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Submission Preparation Checklist

As part of the submission process, authors are required to check off their submission's compliance with all of the following items, and submissions may be returned to authors that do not adhere to these guidelines.
  • The submission has not been previously published, nor is it before another journal for consideration (or an explanation has been provided in Comments to the Editor).
  • You agree to have the Creative Commons Attribution (CC-B) license applied to your work. Under this Open Access license, you as the author agree that anyone can reuse your article in whole or part for any purpose, for free, even for commercial purposes. Anyone may copy, distribute, or reuse the content as long as the author and original source are properly cited. This facilitates freedom in re-use and also ensures that The Rural Educator content can be mined without barriers for the needs of research.
  • The submission file is in OpenOffice, Microsoft Word, or RTF document file format.
  • Where available, URLs or DOIs for the references have been provided.
  • The text is double-spaced; uses a 12-point font; employs italics, rather than underlining (except with URL addresses); and all illustrations, figures, and tables are placed within the text at the appropriate points, rather than at the end.
  • The text adheres to the stylistic and bibliographic requirements outlined in the most recent edition of the Publication Manual of the American Psychological Association.

Author Guidelines

 
Specific criteria for each type of manuscript can be found here.

To submit a manuscript you must create an account (if needed) and log in to the journal website. 

General Manuscript Criteria:

  1. Submit in MS Word (.doc or .docx)
  2. 12 point font (Times New Roman preferred)
  3. Use American Psychological Association (APA) 6th Edition for style, citation, and reference guidelines
  4. Tables and figures should be embedded in the text.
  5. Footnotes are discouraged.
  6. Include an abstract, not to exceed 150 words
  7. Any color images will appear in color online and will appear in black and white in the print version of the journal. Images should be formatted to be legible in black and white/gray scale.
  8. Do not include the author(s)' name(s) on the manuscript
  9. References should include DOIs or weblinks where available.
  10. The submitting author will be notified of the final decision regarding publication.
  11. The submitting author will be notified of editorial changes made to the manuscript; however, the Editors reserve the right to make such changes without author’s approval or notification if time does not permit.

Research Articles

Research Articles contribute to our understanding of educational issues in rural contexts. Submissions must explicitly address rural education by defining rural and/or by extensively describing the unique rural setting.  Research that happens to be set in a rural setting but does not explicitly addres rural education in review of literature, research question, findings and/or discussion/implications will not be published. Manuscripts for Research Articles are typically approximately 25 pages in length including references. Empirical research articles will be evaluated based on the following criteria:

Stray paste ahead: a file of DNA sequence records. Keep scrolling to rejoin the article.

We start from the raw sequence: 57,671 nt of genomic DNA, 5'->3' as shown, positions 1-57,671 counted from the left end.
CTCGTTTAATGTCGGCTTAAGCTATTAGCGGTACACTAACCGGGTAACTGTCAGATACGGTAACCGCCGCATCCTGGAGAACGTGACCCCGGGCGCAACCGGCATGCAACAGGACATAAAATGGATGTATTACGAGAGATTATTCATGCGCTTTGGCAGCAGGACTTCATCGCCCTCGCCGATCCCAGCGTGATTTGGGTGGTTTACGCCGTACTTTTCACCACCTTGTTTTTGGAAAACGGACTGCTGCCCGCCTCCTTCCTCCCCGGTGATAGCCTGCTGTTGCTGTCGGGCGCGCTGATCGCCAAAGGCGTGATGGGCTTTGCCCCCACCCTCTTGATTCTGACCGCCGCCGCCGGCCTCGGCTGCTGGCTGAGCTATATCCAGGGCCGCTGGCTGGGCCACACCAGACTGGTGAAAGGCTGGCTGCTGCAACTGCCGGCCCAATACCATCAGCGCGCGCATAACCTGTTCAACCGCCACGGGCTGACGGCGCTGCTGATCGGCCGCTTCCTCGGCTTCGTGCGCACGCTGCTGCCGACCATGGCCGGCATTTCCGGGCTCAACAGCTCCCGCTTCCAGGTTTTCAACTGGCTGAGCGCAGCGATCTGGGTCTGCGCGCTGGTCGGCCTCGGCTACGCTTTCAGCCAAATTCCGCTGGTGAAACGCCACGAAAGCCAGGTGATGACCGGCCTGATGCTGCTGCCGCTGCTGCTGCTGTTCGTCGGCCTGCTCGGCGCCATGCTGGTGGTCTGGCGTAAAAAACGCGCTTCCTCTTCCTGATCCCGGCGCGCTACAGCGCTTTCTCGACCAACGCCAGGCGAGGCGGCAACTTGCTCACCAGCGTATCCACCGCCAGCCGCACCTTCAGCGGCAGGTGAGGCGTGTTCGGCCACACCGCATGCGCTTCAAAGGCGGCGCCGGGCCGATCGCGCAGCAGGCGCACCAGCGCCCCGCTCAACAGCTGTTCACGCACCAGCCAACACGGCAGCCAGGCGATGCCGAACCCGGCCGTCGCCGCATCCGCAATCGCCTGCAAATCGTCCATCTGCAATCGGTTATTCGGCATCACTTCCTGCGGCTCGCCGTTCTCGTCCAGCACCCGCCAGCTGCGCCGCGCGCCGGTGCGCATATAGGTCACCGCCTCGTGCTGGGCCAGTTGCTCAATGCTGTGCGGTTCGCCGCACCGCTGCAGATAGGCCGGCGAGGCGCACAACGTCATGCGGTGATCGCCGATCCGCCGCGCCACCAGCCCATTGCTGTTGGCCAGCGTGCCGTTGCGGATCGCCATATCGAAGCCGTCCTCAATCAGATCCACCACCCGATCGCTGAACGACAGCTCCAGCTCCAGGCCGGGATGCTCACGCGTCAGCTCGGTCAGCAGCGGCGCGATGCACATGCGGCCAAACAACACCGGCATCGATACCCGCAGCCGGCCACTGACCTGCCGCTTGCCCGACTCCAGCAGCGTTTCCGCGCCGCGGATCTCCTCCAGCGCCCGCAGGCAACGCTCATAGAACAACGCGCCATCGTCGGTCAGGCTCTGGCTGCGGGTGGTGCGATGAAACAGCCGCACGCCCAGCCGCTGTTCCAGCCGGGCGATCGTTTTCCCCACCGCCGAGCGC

1) Current and sufficient review of literature grounds the study in rural education contexts

2) Research methodology is appropriate and sufficiently described

3) Data analysis and findings/results are appropriate and adequately described

4) Appropriate and thorough discussion of conclusions, implications and lmitations, including implications for rural education

5) Significance of the research for rural education contexts: Does the manuscript support rural schools and communities in their education work? How will this manuscript matter to rural education practitioners, advocates, and researchers? Does this manuscript expand, strengthen, or complicate our understanding of rural education? Does the manuscript avoid stereotypes and add to an understanding of rural places as rich and complex?

6) Clarity of writing (syntax, style, mechancis, organization)

7) Overall level of scholarship 

Promising Practices

Promising Practice Articles

The NEW Promising Practices column highlights effective “boots-on-the-ground” practices with short, easy-to-read articles that tell stories of effective and emerging practices. We are seeking submissions from a variety of voices in educational settings, including teachers, administrators, community leaders, postsecondary institutions, non-profit organizations, and others with experience in rural education. 

Promising Practices should describe the rural educational setting, the practice and its outcomes, and may include reflections on rural education practices. Educators who have found success with particular instructional practices, assessments, collaboration and partnerships, or other educational practices are encouraged to share those experiences with readers of The Rural Educator.

Manuscripts submitted for Promising Practices can take many forms. While there is no length requirement, we encourage the submission of written manuscripts that are 5-7 pages in length (approximately 3000 words). Photographs, illustrations, or work samples can be included.